What tax sauce do NFTs eat?

“NFTs” (“non-fungible tokens”) are in vogue. Many operations involving these digital property certificates have made headlines in recent weeks. Wout van Aert thus sold NFTs representing his cycling victories (on the Champs-Elysées, on Mont Ventoux and in the Strade Bianche) for a sum of 47,000 euros. Another illustration of the growing enthusiasm for NFTs: A unique card (in the form of an NFT) by French star Kylan Mbappé was acquired for a sum of 416,000 euros during an auction on the Sorare platform.

The Minister of Finance was recently invited to comment on the tax treatment of NFTs. The time has come to take stock.

1. Tax on income from NFT operations

According to the Minister, the sale of NFT must have the same tax consequences as the sale of any other property. It thus considered that “speculative” capital gains on NFT should be taxable, without the need to adapt Belgian tax law in this regard. Let’s take a few examples to see it more clearly:

When an artist sells a work in the form of NFT, the income received must in principle be subject to personal income tax (IPP) as business income at progressive rates (the marginal rate is 50%). But in my opinion, the artist could try to argue that part of the price should be qualified as remuneration for the transfer of copyright, in order to benefit from the favorable tax scheme.

· What about the average investor who buys an NFT to resell it some time later with a capital gain? As a starting point, the capital gain will be exempt, provided that he performs a limited number of NFT-buy-sell transactions and that he limits his risk-taking (absence of borrowing, etc.). But the risk of taxing the capital gain at a rate of 33% is never far away when the investor starts trading on a speculative basis …


It is for VAT purposes that the Minister’s answer deserves all the attention. According to him, transactions involving NFTs are in principle subject to VAT. It refuses to put in the same bag transactions involving cryptocurrencies (exempt from VAT) and transactions involving NFTs: NFTs should therefore not be considered as a means of payment, but as a “digital collector’s item or a digital art object”. From here, he considers that trade with NFT should be equated with the provision of a service subject to Belgian VAT of 21% when it is estimated to take place in Belgium.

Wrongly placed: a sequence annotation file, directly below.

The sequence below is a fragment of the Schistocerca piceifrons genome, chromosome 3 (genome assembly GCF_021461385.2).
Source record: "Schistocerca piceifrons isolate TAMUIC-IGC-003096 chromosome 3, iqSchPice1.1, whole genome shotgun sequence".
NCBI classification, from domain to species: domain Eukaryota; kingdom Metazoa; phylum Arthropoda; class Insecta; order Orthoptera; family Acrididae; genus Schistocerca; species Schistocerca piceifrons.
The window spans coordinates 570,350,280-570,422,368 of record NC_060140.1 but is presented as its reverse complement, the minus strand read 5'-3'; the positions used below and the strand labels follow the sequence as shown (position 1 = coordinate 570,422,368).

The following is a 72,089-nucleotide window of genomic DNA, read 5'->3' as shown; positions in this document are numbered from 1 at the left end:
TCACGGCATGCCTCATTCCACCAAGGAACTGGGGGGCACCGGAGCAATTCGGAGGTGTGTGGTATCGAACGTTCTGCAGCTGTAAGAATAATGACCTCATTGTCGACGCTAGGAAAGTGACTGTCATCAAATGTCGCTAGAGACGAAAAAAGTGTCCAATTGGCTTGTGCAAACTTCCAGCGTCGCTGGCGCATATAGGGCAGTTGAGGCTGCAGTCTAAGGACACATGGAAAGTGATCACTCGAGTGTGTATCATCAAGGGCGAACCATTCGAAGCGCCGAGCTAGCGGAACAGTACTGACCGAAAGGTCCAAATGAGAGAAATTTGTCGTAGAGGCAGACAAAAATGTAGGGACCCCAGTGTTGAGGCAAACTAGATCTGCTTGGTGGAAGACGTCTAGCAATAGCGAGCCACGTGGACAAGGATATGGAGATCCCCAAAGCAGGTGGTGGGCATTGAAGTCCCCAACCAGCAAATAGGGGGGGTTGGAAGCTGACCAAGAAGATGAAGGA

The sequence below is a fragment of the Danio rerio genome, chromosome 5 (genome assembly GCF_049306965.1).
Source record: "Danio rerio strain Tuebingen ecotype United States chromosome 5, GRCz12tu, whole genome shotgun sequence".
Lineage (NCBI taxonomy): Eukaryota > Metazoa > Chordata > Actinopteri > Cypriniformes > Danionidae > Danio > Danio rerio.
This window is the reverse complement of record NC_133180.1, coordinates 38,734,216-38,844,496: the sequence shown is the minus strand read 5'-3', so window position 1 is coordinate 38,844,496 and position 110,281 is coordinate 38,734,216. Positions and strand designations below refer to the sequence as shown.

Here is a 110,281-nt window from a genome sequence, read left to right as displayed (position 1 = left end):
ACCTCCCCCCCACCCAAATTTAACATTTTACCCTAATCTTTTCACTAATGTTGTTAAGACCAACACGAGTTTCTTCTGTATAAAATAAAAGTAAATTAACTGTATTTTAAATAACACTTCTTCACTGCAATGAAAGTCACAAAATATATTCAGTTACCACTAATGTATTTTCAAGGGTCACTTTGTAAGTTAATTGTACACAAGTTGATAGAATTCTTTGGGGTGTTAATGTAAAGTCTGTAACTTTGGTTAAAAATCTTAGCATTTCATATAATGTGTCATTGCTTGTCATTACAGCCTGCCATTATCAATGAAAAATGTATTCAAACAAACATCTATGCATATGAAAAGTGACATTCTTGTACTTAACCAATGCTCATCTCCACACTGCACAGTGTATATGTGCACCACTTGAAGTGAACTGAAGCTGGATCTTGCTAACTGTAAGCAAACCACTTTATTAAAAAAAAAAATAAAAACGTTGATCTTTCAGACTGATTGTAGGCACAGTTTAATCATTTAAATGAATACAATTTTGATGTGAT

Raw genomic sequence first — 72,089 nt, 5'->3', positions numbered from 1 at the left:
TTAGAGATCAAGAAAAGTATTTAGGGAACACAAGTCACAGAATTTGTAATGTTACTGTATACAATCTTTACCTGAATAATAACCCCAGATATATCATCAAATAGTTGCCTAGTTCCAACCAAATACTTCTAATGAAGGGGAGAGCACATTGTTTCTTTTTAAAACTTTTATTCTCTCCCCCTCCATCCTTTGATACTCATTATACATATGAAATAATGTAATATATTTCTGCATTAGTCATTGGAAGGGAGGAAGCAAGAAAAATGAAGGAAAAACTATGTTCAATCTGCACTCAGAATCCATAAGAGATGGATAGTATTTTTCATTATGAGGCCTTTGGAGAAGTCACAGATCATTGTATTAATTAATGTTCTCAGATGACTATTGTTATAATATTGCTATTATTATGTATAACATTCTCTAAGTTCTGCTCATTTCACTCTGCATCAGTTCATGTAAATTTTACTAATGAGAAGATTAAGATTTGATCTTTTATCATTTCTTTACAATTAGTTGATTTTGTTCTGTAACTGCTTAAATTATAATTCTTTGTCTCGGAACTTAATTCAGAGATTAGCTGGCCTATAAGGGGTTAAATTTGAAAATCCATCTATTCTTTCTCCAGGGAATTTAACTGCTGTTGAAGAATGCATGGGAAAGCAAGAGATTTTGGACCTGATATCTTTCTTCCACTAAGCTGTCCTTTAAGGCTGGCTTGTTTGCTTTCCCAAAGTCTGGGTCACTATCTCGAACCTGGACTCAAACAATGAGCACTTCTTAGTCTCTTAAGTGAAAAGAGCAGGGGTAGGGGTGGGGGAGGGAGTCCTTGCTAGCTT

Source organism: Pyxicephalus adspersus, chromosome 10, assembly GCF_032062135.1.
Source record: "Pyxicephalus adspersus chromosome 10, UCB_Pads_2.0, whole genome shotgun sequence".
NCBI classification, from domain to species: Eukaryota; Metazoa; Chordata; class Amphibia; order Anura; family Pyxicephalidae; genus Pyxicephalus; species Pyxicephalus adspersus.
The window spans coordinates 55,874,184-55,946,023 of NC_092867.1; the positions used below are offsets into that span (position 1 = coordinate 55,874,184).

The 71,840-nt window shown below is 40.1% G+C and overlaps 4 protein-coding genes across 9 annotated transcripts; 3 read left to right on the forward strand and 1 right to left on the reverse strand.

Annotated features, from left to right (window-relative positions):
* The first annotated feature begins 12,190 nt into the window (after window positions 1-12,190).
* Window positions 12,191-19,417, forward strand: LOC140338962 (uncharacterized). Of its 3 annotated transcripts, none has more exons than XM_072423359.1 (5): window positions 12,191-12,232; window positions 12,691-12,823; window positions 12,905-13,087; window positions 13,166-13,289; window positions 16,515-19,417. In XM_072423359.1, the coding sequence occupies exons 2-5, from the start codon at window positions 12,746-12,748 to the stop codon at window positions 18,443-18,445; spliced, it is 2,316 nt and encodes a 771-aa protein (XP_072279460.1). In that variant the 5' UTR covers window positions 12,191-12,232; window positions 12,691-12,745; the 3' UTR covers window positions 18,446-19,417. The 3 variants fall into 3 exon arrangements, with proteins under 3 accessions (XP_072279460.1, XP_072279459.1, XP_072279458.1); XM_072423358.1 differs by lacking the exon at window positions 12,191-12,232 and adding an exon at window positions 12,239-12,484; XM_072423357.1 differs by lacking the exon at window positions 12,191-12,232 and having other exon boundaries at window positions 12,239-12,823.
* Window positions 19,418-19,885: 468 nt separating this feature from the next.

If an average investor buys an NFT and resells it some time later, there is nothing to worry about as it is an isolated transaction. No VAT is to be paid on this operation, as in this case the seller is not “liable for VAT”.

If, on the other hand, the seller of the NFTs is a “taxable person” for VAT (this is the case, for example, for the investor who repeatedly buys / sells NFTs), the VAT will generally be due. Then the question arises as to where (in which country) the VAT is to be paid and who is to pay it. If the taxable person sells NFTs to individuals established in Belgium, he must pay the Belgian VAT to the Treasury. If he sells NFTs to a person established in another Member State, e.g. France, he must pay French VAT in the country where the buyer is located (France). This is due to the assimilation – confirmed by the Minister of Finance – of the sale of NFT to a “service provided by electronic means”.

One thing is for sure: These VAT rules will be very difficult to implement because in practice it is almost impossible to identify sellers and buyers of NFT …

It is to be expected that the tax authorities (Belgian and foreign) will begin to pay more attention to trading in cryptocurrencies: it is, in fact, a welcome new source of tax revenue in these times of crisis. Especially as these transactions will soon be known by the tax authorities (everything that is known / tangible is potentially taxable …), thanks to the proposed directive “DAC 8” – which provides for an automatic exchange of information on transactions in cryptocurrencies and cryptocurrencies. assets (NFT) – which should be adopted soon.

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